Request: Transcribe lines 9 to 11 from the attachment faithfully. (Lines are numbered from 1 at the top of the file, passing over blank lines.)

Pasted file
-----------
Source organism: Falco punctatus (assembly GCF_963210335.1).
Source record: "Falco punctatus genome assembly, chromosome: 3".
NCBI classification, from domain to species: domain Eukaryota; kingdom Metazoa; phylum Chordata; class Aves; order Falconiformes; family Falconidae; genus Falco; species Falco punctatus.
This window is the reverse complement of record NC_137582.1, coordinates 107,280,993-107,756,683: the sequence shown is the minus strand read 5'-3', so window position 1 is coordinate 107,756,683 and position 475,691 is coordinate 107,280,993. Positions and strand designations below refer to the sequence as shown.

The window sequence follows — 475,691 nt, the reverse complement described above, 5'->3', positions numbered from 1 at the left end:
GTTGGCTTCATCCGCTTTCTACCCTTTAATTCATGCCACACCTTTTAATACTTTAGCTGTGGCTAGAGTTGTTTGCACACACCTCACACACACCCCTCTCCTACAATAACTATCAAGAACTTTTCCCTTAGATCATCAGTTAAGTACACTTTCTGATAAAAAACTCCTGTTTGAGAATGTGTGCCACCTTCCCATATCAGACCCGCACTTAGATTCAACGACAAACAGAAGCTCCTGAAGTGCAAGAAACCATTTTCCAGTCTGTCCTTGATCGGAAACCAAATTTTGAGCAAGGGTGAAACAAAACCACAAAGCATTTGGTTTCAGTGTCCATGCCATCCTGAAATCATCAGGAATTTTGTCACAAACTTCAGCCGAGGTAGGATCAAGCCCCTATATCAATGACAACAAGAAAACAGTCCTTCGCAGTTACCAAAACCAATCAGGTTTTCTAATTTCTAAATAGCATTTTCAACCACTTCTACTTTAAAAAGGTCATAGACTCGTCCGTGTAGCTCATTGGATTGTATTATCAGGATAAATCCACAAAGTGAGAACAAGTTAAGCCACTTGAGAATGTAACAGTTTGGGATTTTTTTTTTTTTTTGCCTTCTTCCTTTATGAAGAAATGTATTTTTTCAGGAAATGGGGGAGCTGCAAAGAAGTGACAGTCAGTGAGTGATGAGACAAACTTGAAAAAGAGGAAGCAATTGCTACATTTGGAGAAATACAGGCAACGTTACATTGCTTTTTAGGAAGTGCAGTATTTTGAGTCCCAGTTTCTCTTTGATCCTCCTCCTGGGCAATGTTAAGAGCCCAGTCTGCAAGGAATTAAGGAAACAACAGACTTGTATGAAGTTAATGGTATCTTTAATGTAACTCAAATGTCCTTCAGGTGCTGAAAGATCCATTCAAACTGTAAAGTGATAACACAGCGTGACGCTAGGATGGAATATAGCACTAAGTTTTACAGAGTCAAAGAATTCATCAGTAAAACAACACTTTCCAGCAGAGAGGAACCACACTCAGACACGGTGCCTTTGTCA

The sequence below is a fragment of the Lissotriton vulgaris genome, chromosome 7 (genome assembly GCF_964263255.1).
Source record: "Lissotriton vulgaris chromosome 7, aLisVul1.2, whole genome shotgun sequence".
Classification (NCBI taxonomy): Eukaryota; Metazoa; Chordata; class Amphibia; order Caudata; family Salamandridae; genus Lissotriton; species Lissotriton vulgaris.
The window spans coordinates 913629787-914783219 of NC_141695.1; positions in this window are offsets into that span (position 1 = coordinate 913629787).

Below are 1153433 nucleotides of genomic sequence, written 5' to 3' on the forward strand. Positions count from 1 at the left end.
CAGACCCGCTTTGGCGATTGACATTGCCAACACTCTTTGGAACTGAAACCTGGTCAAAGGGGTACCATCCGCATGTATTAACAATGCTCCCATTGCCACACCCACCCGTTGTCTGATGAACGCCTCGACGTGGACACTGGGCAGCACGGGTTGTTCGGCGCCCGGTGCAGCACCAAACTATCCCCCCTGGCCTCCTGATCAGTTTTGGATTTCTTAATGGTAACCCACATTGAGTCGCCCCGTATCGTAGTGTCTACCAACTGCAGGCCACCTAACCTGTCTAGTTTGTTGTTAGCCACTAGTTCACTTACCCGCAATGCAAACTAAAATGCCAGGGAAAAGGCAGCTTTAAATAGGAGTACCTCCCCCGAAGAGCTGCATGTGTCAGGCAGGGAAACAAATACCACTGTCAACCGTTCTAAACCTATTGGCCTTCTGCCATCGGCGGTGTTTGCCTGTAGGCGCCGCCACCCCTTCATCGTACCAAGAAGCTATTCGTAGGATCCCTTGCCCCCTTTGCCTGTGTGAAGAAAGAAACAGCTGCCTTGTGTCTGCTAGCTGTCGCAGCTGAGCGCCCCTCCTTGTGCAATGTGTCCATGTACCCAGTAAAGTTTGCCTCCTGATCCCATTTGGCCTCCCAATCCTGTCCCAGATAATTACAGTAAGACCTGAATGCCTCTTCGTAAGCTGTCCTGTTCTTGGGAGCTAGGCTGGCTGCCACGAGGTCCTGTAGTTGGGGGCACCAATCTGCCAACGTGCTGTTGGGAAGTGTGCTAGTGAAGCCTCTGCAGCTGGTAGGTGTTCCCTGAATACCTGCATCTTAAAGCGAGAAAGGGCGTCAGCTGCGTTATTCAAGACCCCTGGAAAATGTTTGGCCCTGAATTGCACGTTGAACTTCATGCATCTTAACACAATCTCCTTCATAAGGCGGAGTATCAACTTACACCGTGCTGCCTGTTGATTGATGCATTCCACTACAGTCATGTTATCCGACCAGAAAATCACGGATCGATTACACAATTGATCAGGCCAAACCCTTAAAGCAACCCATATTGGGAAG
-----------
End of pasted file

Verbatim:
Classification (NCBI taxonomy): Eukaryota; Metazoa; Chordata; class Amphibia; order Caudata; family Salamandridae; genus Lissotriton; species Lissotriton vulgaris.
The window spans coordinates 913629787-914783219 of NC_141695.1; positions in this window are offsets into that span (position 1 = coordinate 913629787).

Below are 1153433 nucleotides of genomic sequence, written 5' to 3' on the forward strand. Positions count from 1 at the left end.